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Patrick Cohendet and Patrick Llerena

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Patrick Cohendet and Ash Amin

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Patrick Cohendet and Laurent Simon

In this chapter, the authors analyse Ubisoft’s Montreal ecosystem. They show how the Ubisoft studio is the central actor that orchestrated a unique ecosystem in videogames through the building of a rich ‘middleground’, conceived as a set of intermediary platforms and devices that connect and integrate formal organisations and informal collectives. They argue that the success of the development of the Ubisoft studio and of the dynamism of the city in the domain of videogames is due to the progressive building by the main parties in this field of such a middleground that provides the essential qualities of an ecosystem: generative dynamism, resilience and power of attraction.

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Patrick Cohendet and Laurent Simon

As a general paradigm for society, a dominant model of innovation drives and shapes the behaviours and decisions of policy-makers, economists, entrepreneurs, business managers and all sorts of economic agents. In the present contribution, to focus on the relationships between dominant models and constitutive disciplines, we have purposefully reduced the sequence of generations of dominant models to three main generations: 1) the linear and closed model of innovation (from World War I to the mid-1980s); 2) the interactive and closed model of innovation (from the mid-1980s to the first decade of the 21st century); and 3) the interactive and open model of innovation (starting from the first decade of the 21st century, which in our view has not yet reached its mature stage). For each generation of dominant model, we will summarise the main characteristics of the dominant model, to assess the contribution of each of the constitutive disciplines to the model, and to understand the replacement of a model by a new one.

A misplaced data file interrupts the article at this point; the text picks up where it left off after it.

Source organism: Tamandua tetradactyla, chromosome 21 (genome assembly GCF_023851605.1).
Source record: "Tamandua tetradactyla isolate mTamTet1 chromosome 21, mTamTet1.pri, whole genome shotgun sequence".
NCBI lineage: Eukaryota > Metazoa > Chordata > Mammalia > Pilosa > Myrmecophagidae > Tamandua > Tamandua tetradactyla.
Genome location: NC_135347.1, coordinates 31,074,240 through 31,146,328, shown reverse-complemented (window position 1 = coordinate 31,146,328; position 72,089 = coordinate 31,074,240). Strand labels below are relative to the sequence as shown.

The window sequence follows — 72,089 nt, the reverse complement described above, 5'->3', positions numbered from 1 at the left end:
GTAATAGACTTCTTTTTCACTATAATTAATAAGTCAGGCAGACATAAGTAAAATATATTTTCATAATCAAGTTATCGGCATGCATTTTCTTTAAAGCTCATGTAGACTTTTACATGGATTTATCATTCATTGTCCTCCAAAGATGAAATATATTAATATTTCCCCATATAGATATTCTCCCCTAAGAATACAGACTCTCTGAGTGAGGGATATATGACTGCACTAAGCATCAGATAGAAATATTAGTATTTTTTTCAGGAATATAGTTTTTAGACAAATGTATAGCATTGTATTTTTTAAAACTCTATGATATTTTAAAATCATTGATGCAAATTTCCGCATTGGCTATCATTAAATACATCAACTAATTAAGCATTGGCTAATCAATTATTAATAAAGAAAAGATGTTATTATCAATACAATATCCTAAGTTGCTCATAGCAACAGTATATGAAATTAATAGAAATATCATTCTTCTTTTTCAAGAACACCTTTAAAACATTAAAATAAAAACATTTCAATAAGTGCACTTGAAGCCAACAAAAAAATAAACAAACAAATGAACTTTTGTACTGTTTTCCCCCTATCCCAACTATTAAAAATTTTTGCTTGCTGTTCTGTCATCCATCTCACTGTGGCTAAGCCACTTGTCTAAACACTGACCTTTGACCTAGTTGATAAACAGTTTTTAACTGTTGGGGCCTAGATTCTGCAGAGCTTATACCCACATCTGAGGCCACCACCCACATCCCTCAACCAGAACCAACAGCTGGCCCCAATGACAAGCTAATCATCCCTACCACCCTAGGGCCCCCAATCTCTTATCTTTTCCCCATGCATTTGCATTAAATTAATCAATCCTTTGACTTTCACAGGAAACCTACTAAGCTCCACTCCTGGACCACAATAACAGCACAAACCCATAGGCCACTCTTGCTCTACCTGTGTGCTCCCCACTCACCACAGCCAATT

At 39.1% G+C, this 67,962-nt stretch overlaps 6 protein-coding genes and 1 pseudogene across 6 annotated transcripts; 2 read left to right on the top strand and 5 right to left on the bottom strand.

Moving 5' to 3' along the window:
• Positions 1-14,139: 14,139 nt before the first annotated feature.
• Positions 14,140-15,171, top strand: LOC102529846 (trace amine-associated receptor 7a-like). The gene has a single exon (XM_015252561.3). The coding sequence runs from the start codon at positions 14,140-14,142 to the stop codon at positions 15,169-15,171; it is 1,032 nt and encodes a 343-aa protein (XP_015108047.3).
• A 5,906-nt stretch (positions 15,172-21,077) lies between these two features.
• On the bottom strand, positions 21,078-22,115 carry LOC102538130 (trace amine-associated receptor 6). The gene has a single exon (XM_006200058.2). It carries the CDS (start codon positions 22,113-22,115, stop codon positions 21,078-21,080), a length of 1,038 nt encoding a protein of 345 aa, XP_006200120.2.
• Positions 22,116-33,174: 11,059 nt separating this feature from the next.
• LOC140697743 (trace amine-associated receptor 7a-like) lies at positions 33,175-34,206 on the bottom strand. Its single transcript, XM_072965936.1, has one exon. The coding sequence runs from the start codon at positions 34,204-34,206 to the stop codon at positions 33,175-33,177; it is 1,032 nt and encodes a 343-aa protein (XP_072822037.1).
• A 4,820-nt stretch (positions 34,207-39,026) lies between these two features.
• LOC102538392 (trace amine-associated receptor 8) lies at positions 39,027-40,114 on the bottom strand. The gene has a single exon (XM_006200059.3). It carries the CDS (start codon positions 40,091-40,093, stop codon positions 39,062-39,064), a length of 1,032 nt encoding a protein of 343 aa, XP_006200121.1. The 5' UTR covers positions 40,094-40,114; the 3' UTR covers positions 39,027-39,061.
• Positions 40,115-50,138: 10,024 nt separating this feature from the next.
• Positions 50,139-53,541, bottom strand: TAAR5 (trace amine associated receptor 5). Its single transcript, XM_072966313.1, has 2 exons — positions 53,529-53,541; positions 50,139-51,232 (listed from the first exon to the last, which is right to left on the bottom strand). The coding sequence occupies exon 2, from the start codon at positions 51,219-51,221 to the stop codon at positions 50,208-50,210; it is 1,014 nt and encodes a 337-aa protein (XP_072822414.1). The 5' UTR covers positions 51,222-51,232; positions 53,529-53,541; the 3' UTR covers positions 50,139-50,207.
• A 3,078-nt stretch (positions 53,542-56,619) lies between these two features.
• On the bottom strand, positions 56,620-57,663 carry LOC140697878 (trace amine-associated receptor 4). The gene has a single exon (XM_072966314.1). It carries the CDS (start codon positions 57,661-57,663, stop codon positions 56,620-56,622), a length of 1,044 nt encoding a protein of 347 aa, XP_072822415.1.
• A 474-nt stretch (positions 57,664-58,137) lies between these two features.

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Patrick Cohendet, Guy Parmentier and Laurent Simon

The place and role of managing creativity in organizations appears as a growing concern amongst scholars as well as practitioners. The aim of this chapter is to situate and analyze how managing creativity should fit into the organizational framework orchestrated by the interactions between the management of knowledge and the management of innovation. In this contribution, we question the traditional view that places creativity at the preliminary stage of the innovation process. Following pioneering works on the management of creativity, we suggest in the following that managing creativity is equivalent to managing ideas, and argue that the main theoretical obstacle is that at the present stage ideas are mostly “black boxes” in innovation theories. In an effort to “open this black box”, we come to the suggestion that a major change of perspective is needed in management: instead of viewing the management of ideas as an initial stage of the innovation process, we propose an integrated framework where the processes of ideation and innovation are not sequential but coupled, and where these strategic interactions are mediated by knowledge-management processes. Such a change of perspective suggests drastic impacts on the ways to manage organizations, which are discussed in the conclusion of this chapter.

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Patrick Cohendet, Jean-Alain Héraud and Patrick Llerena

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Edited by Harald Bathelt, Patrick Cohendet, Sebastian Henn and Laurent Simon